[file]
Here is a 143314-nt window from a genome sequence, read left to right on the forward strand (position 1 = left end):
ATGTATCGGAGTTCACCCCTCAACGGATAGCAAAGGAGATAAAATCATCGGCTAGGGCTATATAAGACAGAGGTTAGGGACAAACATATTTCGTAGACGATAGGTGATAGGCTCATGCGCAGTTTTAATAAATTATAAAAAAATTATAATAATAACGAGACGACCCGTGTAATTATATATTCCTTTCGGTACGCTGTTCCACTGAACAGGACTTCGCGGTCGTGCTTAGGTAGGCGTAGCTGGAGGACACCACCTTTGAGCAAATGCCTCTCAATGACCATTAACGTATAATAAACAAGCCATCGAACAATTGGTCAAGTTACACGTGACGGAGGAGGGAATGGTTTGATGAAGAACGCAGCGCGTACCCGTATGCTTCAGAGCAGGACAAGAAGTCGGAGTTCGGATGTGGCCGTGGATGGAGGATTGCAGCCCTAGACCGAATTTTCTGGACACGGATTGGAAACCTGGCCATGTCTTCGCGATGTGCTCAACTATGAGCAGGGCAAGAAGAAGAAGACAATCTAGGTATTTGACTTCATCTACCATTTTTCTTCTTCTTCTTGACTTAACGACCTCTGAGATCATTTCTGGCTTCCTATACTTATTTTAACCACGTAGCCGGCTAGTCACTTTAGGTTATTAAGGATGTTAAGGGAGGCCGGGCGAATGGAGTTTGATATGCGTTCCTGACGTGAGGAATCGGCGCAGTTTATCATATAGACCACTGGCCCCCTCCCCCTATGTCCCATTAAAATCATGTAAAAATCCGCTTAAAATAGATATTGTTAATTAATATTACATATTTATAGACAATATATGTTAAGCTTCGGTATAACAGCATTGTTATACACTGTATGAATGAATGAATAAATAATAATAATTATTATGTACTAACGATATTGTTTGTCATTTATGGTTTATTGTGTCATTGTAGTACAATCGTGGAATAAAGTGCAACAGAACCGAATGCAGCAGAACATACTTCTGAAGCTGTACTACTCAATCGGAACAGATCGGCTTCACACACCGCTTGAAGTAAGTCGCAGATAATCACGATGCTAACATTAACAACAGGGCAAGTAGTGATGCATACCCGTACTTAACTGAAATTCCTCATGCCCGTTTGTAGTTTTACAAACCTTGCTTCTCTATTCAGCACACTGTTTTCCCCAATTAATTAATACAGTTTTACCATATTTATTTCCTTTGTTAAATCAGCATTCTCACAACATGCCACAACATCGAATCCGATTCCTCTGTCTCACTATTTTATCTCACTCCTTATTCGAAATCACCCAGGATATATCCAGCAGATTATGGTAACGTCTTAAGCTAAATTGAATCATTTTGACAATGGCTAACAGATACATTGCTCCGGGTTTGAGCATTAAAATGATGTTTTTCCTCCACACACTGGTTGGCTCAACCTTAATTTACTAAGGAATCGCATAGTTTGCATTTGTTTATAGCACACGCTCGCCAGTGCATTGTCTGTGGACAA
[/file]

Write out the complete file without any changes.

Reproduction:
Here is a 143314-nt window from a genome sequence, read left to right on the forward strand (position 1 = left end):
ATGTATCGGAGTTCACCCCTCAACGGATAGCAAAGGAGATAAAATCATCGGCTAGGGCTATATAAGACAGAGGTTAGGGACAAACATATTTCGTAGACGATAGGTGATAGGCTCATGCGCAGTTTTAATAAATTATAAAAAAATTATAATAATAACGAGACGACCCGTGTAATTATATATTCCTTTCGGTACGCTGTTCCACTGAACAGGACTTCGCGGTCGTGCTTAGGTAGGCGTAGCTGGAGGACACCACCTTTGAGCAAATGCCTCTCAATGACCATTAACGTATAATAAACAAGCCATCGAACAATTGGTCAAGTTACACGTGACGGAGGAGGGAATGGTTTGATGAAGAACGCAGCGCGTACCCGTATGCTTCAGAGCAGGACAAGAAGTCGGAGTTCGGATGTGGCCGTGGATGGAGGATTGCAGCCCTAGACCGAATTTTCTGGACACGGATTGGAAACCTGGCCATGTCTTCGCGATGTGCTCAACTATGAGCAGGGCAAGAAGAAGAAGACAATCTAGGTATTTGACTTCATCTACCATTTTTCTTCTTCTTCTTGACTTAACGACCTCTGAGATCATTTCTGGCTTCCTATACTTATTTTAACCACGTAGCCGGCTAGTCACTTTAGGTTATTAAGGATGTTAAGGGAGGCCGGGCGAATGGAGTTTGATATGCGTTCCTGACGTGAGGAATCGGCGCAGTTTATCATATAGACCACTGGCCCCCTCCCCCTATGTCCCATTAAAATCATGTAAAAATCCGCTTAAAATAGATATTGTTAATTAATATTACATATTTATAGACAATATATGTTAAGCTTCGGTATAACAGCATTGTTATACACTGTATGAATGAATGAATAAATAATAATAATTATTATGTACTAACGATATTGTTTGTCATTTATGGTTTATTGTGTCATTGTAGTACAATCGTGGAATAAAGTGCAACAGAACCGAATGCAGCAGAACATACTTCTGAAGCTGTACTACTCAATCGGAACAGATCGGCTTCACACACCGCTTGAAGTAAGTCGCAGATAATCACGATGCTAACATTAACAACAGGGCAAGTAGTGATGCATACCCGTACTTAACTGAAATTCCTCATGCCCGTTTGTAGTTTTACAAACCTTGCTTCTCTATTCAGCACACTGTTTTCCCCAATTAATTAATACAGTTTTACCATATTTATTTCCTTTGTTAAATCAGCATTCTCACAACATGCCACAACATCGAATCCGATTCCTCTGTCTCACTATTTTATCTCACTCCTTATTCGAAATCACCCAGGATATATCCAGCAGATTATGGTAACGTCTTAAGCTAAATTGAATCATTTTGACAATGGCTAACAGATACATTGCTCCGGGTTTGAGCATTAAAATGATGTTTTTCCTCCACACACTGGTTGGCTCAACCTTAATTTACTAAGGAATCGCATAGTTTGCATTTGTTTATAGCACACGCTCGCCAGTGCATTGTCTGTGGACAA